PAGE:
The Annotated Ramsar List: Guinea


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The Annotated Ramsar List of Wetlands of International Importance


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The Convention on Wetlands came into force for Guinea on 18 March 1993. Guinea presently has 16 sites designated as Wetlands of International Importance, with a surface area of 6,422,361 hectares.

site; date of designation; region, province, state; surface area; coordinates
site; date de désignation; région, province, état; superficie; coordonnées
sitios; fecha de designación; región, provincia, estado; área; coordenadas

Bafing-Falémé.16/10/07; Labé; 517,300 ha; 12°00'N 011°30'W. Includes managed resource protected areas (IUCN cat. VI). An extensive area of rolling terrain, 800m-1000m altitude, including gallery forest, shrub and wooded savannah, and floodplains, near where the Bafing River descends from the Fouta Djallon massif northward to become the Senegal River in northwestern Mali. The area has an important influence on the hydrology of the Senegal River basin and it also supports an array of threatened species such as chimpanzees, lions, and vultures. Human uses include agriculture and pastoral pursuits in the floodplain areas. There is presently no management plan for the whole site, but steps are being taken to alleviate threats from unmanaged forestry, brush fires, poaching of protected species and out of season hunting. Ramsar site no. 1719. Most recent RIS information: 2007.

Bafing-Source.16/10/07; Mamou; 317,200 ha; 10°36'N 11°50'W. Includes classified forests (IUCN cat. VI). An extended highland area, 800m-1500m altitude, of varied hilly terrain with shrub and wooded savannah, gallery forest, and wet meadow. The site supports a number of threatened species, including the Black Vulture (Aegypius monachus) and the West African Chimpanzee (Pan troglodytes verus). The region is semi-arid, especially during the dry season November to May, and several large and small ponds provide refuge that is vital as the fragmentation of habitats due to demographic pressures has made free movement difficult for many species. Small-scale agriculture and pasturage, as well as fishing and working with wood products, are the chief uses of the site's resources, but unplanned land uses such as deforestation of steep slopes and river banks have had damaging effects, including increased flooding. Increasingly weak and irregular precipitation is seen as one of the principal threats to the character of the site, as well as growing population pressure. Ramsar site no. 1720. Most recent RIS information: 2007.

Gambie-Koulountou.14/11/05; Boké; 281,400 ha; 12°01'N 013°34'W. National Park, UNESCO Biosphere Reserve. A semi-arid region at the border with Senegal, comprising the floodplain of the Koulountou River, the Gambia River's main tributary, and a number of smaller, often temporary watercourses and ponds. These water bodies support numerous species, including 80 species of mammals, 330 of birds, as well as reptiles and amphibians, which find an important refuge in the site especially during the dry season. The vegetation, varying through savanna, forest, woodland, and aquatic species, plays an important role in preventing erosion and siltation of the wetlands, while humus deposition increases the floodplain's fertility, allowing rice cultivation to take place. Fishing and animal raising are also significant activities, while non-timber forest products are collected for several uses, with Borassus aethiopum, raffia and bamboo being the most exploited species. In the core area of the Badiar Biosphere Reserve, no activity other than conservation is allowed to take place, but in the periphery, a co-management system is in place to allow the varied communities to make use of the site. Bush fires, illegal fishing, pesticide use, and slash and burn agriculture constitute some of the main threats to the site. Ramsar site no. 1578.Most recent RIS information: 2005.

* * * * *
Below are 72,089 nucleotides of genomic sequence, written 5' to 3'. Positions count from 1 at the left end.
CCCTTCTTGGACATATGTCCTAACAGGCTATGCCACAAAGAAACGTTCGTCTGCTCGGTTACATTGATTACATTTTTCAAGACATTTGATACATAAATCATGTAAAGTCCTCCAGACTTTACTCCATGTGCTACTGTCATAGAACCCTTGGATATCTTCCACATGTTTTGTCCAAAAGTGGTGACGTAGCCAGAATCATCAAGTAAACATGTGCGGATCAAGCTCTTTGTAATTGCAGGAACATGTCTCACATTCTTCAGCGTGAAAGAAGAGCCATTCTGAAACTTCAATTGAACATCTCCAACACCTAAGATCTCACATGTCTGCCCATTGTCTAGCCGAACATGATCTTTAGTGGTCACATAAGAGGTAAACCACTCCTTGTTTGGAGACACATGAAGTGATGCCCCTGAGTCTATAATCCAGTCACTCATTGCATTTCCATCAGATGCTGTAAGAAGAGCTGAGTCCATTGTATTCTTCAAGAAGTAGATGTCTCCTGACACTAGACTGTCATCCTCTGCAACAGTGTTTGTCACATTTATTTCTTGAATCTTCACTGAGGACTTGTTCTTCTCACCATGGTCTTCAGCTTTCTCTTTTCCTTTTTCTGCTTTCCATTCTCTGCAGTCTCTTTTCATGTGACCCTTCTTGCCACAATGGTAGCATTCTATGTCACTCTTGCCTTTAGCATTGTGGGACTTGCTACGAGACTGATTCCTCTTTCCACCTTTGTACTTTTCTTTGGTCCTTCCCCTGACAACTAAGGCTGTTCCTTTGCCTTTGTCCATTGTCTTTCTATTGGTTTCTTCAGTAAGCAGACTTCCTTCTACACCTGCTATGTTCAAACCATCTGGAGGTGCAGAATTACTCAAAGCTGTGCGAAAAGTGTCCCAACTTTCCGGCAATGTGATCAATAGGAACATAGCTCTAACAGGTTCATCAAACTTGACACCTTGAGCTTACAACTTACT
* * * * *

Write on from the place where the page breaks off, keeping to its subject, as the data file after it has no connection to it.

Gambie-Oundou-Liti.14/11/05; Labé, 527,400 ha; 11°33'N 012°18'W. Nature Reserve. A mountainous site in the Fouta massif that plays an important hydrologic role as the origin of numerous water courses which flow into surrounding countries and are regulated by three protected forests. Floodplains, savannas, gallery and mountain forests are important habitats, reproduction, resting and feeding sites for some threatened species such as lions, chimps and wild dogs, and for many more mammal, raptor and waterbird species for which there is still little information available. Agriculture (subsistence and fruit trees) and animal raising are the main land uses, while apiculture and fishing are less developed. Water is considered a public good with water courses and sources managed communally, based on the Water Code. There is a high tourist potential in the area that remains to be exploited, with several interesting cultural and natural attractions, including underground mosques, mysterious tombs, smoky caves, giant bees, waterfalls and warrior "tatas" or fortified houses. One of the main threats to the site, as well as to downstream wetlands, is the projected Sambagallo dam, which will flood part of the Kabéla forest. Ramsar site no. 1579.Most recent RIS information: 2005.

Ile Alcatraz. 18/11/92; Kamsar, Boke; 1 ha; 10º38’N 015º23’W. Shallow marine waters, sandy intertidal zones, and two small islands. The larger (Ile Alcatraz) is rocky, devoid of vegetation and covered by a thick layer of guano, providing nesting habitat for the largest colony (3,000 pairs) of Sula leucogaster in West Africa. Ile de Naufrage, a low sand bank, remains uncovered at high tide, providing a roost for 6 species of terns. Surrounding waters support dolphins and marine turtles. Ramsar site no. 571. Most recent RIS information: 1990.

Ile Blanche. 23/06/93; 10 ha; 09º26’N 013º46’W. A rocky sand covered islet. Unusual for the occurrence of coral and rare fish species. The last substantial refuge in Guinea for Lepidochelys olivacea, which reproduce here. Sea turtles are among the rare and endangered species and are hunted. Clandestine collection of coral and turtle eggs occurs. Home to shipwrecks, the area is used for water sports and traditional rituals. Ramsar site no. 618. Most recent RIS information: ?.

Iles Tristao. 18/11/92; 85,000 ha; 10º55’N 015º00’W. Kogon River Delta, an estuarine complex of extensive mangrove forests and sandy intertidal zones. The site contains several villages where activities include traditional fishing, rice cultivation, and small-scale horticulture. The area supports nesting and wintering birds. Mammals include hippopotamus. Ramsar site no. 572. Most recent RIS information: 1990.